My simple point is this: My Marines and I conducted some 500 patrols in Iraq. No one ever explained to me exactly what message we were trying to transmit. In fact, my mission statements were normally something to the effect of: "you have to conduct 4 patrols tomorrow." Rarely was I given specifics on where, why, who I was trying to influence, what I was supposed to say ("beyond don't promise anything"), etc. The best I got was normally just to show a "presence."

    Reflecting on my experiences now, I think every time I went on patrol, I should have been trying to sell a "cause" whether this being strictly that of the coalition or that combined with the Iraqi government, depending on the timeframe. Unfortunately, all too often patrols consisted of me asking Iraqis what they needed, their response being clean water, electricity, and security, my writing it in a book, continuing on the patrol, and "higher" telling me to tell the Iraqis to be patient.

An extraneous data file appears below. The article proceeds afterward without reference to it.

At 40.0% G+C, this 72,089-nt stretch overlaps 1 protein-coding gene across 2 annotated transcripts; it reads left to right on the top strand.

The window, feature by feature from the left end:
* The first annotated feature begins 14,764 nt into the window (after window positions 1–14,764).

I talk to Capts, Lts, Sgts, etc. frequently that are about to leave on deployment or just returning. It's rare that they can explain tribal breakdown, who their enemy really is, and any decent history of their specific AO. This isn't their fault. The info often isn't provided. As a result, most Marines/Soldiers conducting patrols don't know the "cause" they should be promoting nor do they know enough about the history of their AO so that they can say things that the people might rally behind. Simply saying I bring you freedom and democracy just doesn't cut it.

    You seem like you might have a good handle on the subject. If you were patrolling the streets in the Shia south in 2 hours and stopped to talk to an Iraqi, what "cause" would you try to promote? If in Sadr City, how would you try and explain that your patrol offers more security than the Mahdi Army? What about if you were in Anbar or in Tikrit? What if you were in Irbil? When you're interacting with the Iraqis how would you make the patrol more than simply a "presence" patrol? What "cause" would you push so that they eventually would tell you who the insurgents or terrorists are?